Users simply insert their credit card and choose a bike, returning it to one of the 100 solar-powered stations dotted around the city, not paying another dollar above their membership fee if they return the bike within 30 minutes.However, unlike a similar scheme which launched last year in , Miami's is heavily skewed towards residents - a monthly pass costs $15, but one-day access (presumably for tourists) costs $14 and three days will set visitors back a whopping $30.The Washington DC Capital Bikeshare system, by contrast, charges $5 for a 24-hour usage period or $15 for a 5-day subscription, while London's Cycle Hire scheme costs £1 ($1.60) per day or £5 ($8) for a seven-day subscription.
Here's DecoBikes' official pricing page. Here are the bullets for daily membership:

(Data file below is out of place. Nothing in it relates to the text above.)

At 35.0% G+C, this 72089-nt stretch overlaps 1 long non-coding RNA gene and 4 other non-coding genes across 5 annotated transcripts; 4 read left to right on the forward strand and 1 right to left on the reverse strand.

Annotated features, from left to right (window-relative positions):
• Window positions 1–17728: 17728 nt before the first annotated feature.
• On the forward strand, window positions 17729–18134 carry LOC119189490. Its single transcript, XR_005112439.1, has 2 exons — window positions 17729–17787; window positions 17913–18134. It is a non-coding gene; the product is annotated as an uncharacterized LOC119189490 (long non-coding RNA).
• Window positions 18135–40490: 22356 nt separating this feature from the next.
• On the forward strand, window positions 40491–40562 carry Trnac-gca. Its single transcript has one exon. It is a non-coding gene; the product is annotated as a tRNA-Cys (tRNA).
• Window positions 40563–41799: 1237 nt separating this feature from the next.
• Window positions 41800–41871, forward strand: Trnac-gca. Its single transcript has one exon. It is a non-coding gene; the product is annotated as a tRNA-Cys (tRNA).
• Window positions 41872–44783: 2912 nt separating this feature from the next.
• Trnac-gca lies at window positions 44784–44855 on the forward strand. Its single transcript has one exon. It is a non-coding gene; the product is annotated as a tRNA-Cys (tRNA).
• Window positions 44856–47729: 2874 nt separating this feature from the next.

- Best Value for VISITORS
- Provides same benefits as the resident's BEACHPASS
- UNLIMITED Trips/Uses per day
- First 30 minutes of every trip is always FREE!
- Purchase your Daily Membership at any station
- Then your credit card acts as your pass at all stations
So, $14 for a daily membership. Seems kinda high, right? (But they say it's the best value for visitors!) I'm not a math genius, but if you're in Miami for more than 3 days and want to bikeshare, you might want to buy a the monthly BEACHPASS (in caps for some reason) membership (though you have to buy a minimum of 3 months).Though maybe it's their plan to make you come back? "Honey, my DecoBike membership is still active. It seems wasteful not to use it. I'm gonna go back to Miami Beach!"
Is this gouging tourists? Is this a tax on the not-sexy-enough-because-they-don't-live-in-Miami visitors? Wouldn't you rather have tourists biking around than causing much worse externalities (traffic, parking, pollution, winning close games against the Heat) by driving? Anyway, here's more info from someone who actually knows about this kind of stuff.